CAREW, Robert Shapland II (1787-1856), of Castleborough, co. Wexford.

Published in The History of Parliament: the House of Commons 1790-1820, ed. R. Thorne, 1986
Available from Boydell and Brewer



1812 - 1830
27 Sept. 1831 - 13 June 1834

Family and Education

b. 9 Mar. 1787, o.s. of Robert Shapland Carew I*. educ. Eton 1799-1802; Christ Church, Oxf. 1804, ?Edinburgh Univ. 1807-8. m. 16 Nov. 1816, Jane Catherine, da. of Maj. Anthony Cliffe of New Ross, 2s. 2da. suc. fa. 1829; cr. Baron Carew [I] 13 June 1834, Baron Carew [UK] 9 July 1838; KP 18 Nov. 1851.

Offices Held

Ld. lt. co. Wexford 1831-d.


Like his father, Carew was returned for the county, coming in unopposed in 1812 and following the same independent opposition line in politics. He joined Grillion’s Club in 1813. His maiden speech was in defence of Catholic relief as a matter of national welfare, 1 Mar. 1813, and he went on to vote for it at every possible opportunity. On 27 May 1814 he presented a Wexford farmers’ petition in favour of agricultural protection, having been four days before in the minority against the corn exportation bill. He criticized, though he did not oppose, the chief secretary’s bill for the better execution of the laws in Ireland, 27 June 1814, denying allegations of unrest in Wexford. From 1815 to 1820 he voted steadily for public economies, for the resumption of cash payments by the Bank and in February 1817 against the suspension of habeas corpus; but he approved the Irish peace bill, 11 Mar. 1817. He was a spokesman against the Irish window tax on 21 Apr. 1818 and 5 May 1819. During the latter session he voted for the reform of the criminal law, 2 Mar., and, after exposing the corruption he had come across as a member of the Penryn election committee, voted for burgh reform, 6 May. He was in the opposition minority for Tierney’s censure motion, 18 May, but does not appear in any further minority lists in that Parliament.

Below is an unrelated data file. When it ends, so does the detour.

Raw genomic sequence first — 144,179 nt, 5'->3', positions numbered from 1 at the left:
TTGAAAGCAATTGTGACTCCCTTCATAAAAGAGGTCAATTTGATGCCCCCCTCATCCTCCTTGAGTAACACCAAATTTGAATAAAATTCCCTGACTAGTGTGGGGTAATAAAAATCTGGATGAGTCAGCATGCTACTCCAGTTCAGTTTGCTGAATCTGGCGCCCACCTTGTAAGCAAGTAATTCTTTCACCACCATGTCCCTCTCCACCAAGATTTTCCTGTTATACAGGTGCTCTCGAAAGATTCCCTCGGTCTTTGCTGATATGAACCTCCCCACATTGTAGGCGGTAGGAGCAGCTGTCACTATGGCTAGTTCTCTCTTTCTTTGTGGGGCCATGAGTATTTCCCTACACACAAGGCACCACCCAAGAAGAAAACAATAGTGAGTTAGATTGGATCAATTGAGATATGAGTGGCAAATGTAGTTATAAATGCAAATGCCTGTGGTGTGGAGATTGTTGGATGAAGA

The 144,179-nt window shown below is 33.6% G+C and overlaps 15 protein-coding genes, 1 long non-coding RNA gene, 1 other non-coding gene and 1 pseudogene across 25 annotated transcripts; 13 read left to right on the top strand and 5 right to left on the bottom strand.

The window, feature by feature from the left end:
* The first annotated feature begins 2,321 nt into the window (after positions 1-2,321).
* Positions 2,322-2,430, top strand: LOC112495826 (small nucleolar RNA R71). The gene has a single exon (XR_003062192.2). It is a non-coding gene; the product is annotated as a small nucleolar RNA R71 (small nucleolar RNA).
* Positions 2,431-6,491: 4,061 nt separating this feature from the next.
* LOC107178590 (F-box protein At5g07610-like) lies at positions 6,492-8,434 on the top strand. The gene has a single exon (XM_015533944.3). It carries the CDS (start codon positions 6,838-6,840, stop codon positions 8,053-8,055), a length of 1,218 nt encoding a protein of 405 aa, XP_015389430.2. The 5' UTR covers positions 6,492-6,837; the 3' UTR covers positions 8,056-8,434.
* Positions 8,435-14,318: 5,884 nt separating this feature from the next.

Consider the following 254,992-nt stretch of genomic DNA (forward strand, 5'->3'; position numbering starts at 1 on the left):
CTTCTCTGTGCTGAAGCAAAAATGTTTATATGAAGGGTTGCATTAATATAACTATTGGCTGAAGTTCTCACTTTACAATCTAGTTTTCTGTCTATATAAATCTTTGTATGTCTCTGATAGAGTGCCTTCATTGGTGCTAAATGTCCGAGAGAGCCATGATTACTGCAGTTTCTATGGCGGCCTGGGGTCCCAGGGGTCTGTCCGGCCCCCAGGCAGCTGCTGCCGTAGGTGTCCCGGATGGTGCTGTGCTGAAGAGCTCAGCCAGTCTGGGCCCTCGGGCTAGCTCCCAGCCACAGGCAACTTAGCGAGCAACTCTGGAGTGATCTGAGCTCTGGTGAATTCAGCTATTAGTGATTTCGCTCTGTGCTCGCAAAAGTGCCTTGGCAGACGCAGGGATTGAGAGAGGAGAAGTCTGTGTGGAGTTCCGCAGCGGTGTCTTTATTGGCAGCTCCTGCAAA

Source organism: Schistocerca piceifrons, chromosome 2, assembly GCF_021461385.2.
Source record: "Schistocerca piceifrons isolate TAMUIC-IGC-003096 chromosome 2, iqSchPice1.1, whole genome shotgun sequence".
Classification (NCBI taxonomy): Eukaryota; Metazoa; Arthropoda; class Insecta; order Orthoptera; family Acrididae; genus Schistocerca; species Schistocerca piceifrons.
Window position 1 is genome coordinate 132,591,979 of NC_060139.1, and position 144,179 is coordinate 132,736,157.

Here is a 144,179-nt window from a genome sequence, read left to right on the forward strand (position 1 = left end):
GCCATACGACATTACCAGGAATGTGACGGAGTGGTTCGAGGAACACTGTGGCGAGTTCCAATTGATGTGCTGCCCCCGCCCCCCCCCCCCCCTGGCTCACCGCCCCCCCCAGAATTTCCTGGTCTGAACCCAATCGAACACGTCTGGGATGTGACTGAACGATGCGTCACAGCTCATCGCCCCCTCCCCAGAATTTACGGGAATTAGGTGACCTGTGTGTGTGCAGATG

Carew was an energetic magistrate, congratulated by the chief secretary for the efficient way he handled disturbances in Wexford in 1816. The Castle nevertheless treated him as an opponent and tried unsuccessfully to unseat him in 1818. The Whigs later rewarded his loyalty. He died 2 June 1856.

Parker, Peel, i. 231.

Ref Volumes: 1790-1820

Author: P. J. Jupp